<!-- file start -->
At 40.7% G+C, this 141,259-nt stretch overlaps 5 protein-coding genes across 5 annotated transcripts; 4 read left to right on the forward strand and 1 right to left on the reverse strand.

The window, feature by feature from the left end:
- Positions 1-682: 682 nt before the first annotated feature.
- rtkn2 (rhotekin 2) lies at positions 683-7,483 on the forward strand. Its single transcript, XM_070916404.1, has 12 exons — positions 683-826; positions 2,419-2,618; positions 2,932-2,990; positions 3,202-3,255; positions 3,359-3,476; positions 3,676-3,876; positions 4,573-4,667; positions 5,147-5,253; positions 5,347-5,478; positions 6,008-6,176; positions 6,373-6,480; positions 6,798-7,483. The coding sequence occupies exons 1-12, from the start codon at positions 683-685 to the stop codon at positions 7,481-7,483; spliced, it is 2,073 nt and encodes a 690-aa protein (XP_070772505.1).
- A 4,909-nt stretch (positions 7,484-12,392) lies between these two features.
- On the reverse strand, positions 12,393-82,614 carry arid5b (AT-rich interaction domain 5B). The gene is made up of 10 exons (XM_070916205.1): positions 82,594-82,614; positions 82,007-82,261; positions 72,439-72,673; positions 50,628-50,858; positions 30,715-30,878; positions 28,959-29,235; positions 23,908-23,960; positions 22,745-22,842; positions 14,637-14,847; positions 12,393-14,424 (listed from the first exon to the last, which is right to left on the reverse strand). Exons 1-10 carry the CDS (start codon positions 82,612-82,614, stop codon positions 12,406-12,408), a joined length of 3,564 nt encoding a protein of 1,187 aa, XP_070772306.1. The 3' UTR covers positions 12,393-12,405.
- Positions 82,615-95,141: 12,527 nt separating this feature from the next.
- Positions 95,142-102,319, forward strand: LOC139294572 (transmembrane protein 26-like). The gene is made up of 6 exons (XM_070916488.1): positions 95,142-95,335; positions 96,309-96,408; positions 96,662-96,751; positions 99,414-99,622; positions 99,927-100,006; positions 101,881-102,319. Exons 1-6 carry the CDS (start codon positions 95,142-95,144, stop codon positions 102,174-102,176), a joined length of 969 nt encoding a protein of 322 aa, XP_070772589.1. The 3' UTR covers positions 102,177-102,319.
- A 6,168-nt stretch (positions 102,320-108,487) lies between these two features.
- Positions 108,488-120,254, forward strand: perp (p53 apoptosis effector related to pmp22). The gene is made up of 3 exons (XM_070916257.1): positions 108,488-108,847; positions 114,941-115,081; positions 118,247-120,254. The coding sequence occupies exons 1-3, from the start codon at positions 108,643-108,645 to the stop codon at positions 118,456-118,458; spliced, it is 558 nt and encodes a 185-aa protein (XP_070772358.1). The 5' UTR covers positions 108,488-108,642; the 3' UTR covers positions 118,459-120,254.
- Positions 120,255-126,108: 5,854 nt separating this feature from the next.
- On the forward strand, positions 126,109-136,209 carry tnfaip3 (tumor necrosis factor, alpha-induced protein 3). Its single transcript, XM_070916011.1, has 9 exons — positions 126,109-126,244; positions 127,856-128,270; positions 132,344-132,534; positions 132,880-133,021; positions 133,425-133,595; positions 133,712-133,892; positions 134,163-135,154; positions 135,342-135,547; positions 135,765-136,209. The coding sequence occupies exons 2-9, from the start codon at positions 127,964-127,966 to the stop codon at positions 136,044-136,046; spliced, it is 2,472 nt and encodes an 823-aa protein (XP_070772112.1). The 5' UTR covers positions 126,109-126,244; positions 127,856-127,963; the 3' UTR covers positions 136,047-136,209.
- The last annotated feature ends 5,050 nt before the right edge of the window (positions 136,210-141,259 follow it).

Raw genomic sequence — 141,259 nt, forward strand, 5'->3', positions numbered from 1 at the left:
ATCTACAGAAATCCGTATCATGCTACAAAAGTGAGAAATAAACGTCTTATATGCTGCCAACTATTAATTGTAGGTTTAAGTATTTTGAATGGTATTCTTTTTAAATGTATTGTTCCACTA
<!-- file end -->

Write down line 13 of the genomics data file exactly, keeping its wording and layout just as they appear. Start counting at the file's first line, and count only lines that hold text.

- The last annotated feature ends 5,050 nt before the right edge of the window (positions 136,210-141,259 follow it).